Tuesday, December 12, 2006

Top GOP Hopefuls Seek Bush Fundraising Network

My lecture every semester on presidential nominations is one of my favorites of the term. I especially enjoy discussing presidential campaign finance. The size of campaign warchests in recent elections has been astronomical, and my students get a kick out of the process, even if they don't understand caucuses and primaries all that well.

One of the more interesting parts of the discussion is the Bush family's fundraising power, which helped G.W. Bush win the GOP nomination in 2000. Thus, I got a kick out of yesterday's Los Angeles Times , which had a great piece on the efforts of top Republicans to secure an inside advantage as the heir to the Bush family fundraising network. Check it out:
With the Bushes preparing to stand down from a quarter century in top elected offices, a frenzied competition has erupted in the Republican Party over who will inherit a fundraising and vote-getting machine built by the family over the years into one of the most valuable assets in modern politics.

At stake is access to an elaborate national network of corporate givers, campaign strategists and grass-roots volunteers who have repeatedly propelled the Bushes to victory — a network that could now give a new contender the inside track to winning the GOP's 2008 presidential nomination.

The leading potential heirs to that political fortune so far are Sen. John McCain (R-Ariz.), a onetime rival to the current President Bush and presumed front-runner for the nomination, and, a bit surprisingly, Massachusetts Gov. Mitt Romney, who has emerged as a top-tier contender by wooing social conservatives considered crucial in the early primary contests.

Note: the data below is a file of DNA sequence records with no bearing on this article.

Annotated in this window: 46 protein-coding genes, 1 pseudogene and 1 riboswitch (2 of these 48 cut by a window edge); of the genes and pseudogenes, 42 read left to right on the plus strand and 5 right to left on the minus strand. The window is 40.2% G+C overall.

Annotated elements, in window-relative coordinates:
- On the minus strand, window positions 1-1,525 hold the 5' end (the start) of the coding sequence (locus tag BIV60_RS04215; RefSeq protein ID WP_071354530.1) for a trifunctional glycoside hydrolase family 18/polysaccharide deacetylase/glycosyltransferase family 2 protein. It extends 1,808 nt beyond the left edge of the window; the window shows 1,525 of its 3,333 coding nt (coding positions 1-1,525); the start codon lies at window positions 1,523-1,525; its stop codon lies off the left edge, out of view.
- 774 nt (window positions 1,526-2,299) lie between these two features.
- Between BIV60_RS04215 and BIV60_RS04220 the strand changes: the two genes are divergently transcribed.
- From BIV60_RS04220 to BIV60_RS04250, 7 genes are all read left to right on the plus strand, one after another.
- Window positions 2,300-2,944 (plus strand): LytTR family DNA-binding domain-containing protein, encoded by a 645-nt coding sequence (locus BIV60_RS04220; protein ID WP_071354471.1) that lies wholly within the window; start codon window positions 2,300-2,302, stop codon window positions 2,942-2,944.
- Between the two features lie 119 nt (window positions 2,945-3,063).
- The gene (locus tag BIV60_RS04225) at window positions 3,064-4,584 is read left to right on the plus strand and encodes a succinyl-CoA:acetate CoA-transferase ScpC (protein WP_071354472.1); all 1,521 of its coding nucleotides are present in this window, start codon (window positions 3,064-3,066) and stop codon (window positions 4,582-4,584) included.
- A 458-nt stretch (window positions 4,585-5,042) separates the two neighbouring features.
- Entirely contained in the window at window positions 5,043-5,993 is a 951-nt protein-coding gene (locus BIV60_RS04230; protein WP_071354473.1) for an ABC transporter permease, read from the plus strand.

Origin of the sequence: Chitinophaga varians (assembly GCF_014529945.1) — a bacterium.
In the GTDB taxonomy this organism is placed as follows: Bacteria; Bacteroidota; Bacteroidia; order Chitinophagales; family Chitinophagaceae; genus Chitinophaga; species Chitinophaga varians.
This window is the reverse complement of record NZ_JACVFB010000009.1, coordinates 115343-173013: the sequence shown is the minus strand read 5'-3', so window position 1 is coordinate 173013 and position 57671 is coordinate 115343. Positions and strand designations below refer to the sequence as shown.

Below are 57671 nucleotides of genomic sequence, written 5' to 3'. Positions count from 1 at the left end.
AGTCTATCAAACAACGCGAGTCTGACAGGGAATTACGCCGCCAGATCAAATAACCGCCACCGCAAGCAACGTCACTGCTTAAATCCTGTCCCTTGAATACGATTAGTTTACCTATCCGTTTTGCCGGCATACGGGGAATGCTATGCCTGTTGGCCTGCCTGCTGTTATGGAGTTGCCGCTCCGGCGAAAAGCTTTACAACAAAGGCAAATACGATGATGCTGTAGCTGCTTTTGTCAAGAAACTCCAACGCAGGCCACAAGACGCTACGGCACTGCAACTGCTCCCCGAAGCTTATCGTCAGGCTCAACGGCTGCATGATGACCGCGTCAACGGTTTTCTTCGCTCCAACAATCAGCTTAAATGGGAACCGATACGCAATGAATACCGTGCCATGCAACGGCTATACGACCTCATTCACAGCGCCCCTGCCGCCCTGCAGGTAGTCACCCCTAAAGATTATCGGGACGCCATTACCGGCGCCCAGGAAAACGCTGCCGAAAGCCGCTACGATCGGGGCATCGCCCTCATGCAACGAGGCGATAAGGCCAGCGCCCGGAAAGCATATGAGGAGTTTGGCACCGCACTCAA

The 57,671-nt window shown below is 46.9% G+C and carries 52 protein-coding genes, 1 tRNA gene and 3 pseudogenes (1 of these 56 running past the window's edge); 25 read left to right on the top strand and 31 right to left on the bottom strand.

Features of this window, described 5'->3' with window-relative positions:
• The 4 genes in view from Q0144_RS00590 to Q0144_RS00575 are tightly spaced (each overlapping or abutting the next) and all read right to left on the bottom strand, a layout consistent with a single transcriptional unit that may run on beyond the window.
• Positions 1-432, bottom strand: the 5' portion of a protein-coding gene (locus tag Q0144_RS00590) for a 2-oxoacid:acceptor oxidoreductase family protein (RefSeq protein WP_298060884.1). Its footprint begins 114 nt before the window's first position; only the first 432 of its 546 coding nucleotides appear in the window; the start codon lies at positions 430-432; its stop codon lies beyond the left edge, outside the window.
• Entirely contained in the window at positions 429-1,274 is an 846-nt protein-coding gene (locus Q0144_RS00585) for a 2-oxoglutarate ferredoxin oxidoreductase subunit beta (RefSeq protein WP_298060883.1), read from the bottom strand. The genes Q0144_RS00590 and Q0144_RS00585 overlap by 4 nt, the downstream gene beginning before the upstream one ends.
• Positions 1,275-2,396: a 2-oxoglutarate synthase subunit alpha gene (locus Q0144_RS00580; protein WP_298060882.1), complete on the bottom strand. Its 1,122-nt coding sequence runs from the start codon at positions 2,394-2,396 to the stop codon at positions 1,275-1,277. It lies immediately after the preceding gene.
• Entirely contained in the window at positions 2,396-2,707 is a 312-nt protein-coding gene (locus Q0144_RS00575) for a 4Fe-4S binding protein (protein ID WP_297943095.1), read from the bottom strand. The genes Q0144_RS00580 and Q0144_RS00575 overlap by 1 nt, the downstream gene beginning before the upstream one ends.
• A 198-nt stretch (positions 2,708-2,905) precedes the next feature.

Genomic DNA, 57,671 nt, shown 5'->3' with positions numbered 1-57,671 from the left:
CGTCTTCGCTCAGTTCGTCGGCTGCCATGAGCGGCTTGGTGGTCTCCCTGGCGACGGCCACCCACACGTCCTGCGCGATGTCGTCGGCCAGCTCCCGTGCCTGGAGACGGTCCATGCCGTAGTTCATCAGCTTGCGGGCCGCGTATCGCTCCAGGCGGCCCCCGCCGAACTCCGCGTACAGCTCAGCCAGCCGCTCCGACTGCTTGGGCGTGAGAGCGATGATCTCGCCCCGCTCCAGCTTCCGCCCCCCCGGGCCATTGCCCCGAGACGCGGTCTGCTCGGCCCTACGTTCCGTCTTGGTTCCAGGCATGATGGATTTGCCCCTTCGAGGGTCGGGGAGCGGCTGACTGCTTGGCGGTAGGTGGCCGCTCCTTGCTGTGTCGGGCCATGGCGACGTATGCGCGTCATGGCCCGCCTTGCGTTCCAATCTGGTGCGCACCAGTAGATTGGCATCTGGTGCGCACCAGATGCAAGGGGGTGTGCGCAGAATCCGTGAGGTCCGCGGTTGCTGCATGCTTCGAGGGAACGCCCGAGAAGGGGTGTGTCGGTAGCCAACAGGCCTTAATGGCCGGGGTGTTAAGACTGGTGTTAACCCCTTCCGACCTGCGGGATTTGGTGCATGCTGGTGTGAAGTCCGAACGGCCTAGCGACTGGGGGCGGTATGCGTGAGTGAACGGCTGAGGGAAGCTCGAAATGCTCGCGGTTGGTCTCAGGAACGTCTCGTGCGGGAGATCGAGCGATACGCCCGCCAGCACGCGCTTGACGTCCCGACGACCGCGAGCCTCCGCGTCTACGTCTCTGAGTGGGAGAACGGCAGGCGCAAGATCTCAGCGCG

Adding to the drama, a sibling divide appears to be emerging among aides closest to President Bush and his brother, outgoing Florida Gov. Jeb Bush. Some key members of Gov. Bush's tight-knit inner circle have signed up to help Romney, while several of President Bush's senior strategists have gone to McCain. They include the media advisor and political director for the president's 2004 campaign.

The fight for the Bush family mantle demonstrates that, even after the plunge in the president's popularity and the GOP's thumping in the midterm election, the family network remains the single most powerful force in Republican Party politics.

It is a machine born four decades ago, when Barbara and George H.W. Bush moved to Texas and began to build a political life — meticulously filling index cards with names of possible supporters and dutifully sending out Christmas greetings each year. Far from that simple, mid-20th century approach, today's GOP relies on a broad database of backers across the country whose relationships have been nurtured by generations of Bushes.

From the family's West Texas oil fortunes and Wall Street connections half a century ago, the network has grown to include the big-money fundraisers, dubbed "pioneers" and "rangers," who helped George W. Bush raise more than $500 million for his two presidential campaigns.

It also includes Bush family loyalists such as Karl Rove, who have, over the last six years, presided over the GOP's creation of the most exhaustive voter-targeting operation available, an infrastructure that relies on databases of voter names and the enthusiasm of ground-level workers and volunteers.

"The Bush name is the gold standard in Republican primaries," said Mark McKinnon, former media advisor to President Bush, who is now working with McCain. Hiring staffers viewed as close to the family, he said, "helps confer some credibility and experience or acceptability."
One of the key techniques of the Pioneers was to have each member find ten contributors who'd each donate $1,000 and then find ten more individuals who'd give $1,000, and on and on. In the 2000 campaign, G.W. Bush raised more than $94 million, with $91 million coming from individual receipts. G.W. also relied, as noted in the article, on his dad's preexisting network of donors. The Bush family Christmas cared list mentioned in the article includes 35,000 contributors.

The amount needed to win the nomination seems to double every four years, so there is an extra intensity to fundraising this year. Candidates who want to be taken a seriously will need at least $100,000 to establish a viable bid for the nomination.
As this Washington Post article points out, the $100,000 entry fee for 2008 is being established by the record amounts raised by G.W. Bush and John Kerry in 2004 ($274 and $252 million, respectively). Also key is the fundraising power of Hillary Clinton, who is expected to raise the money stakes for both major parties heading into 2008.

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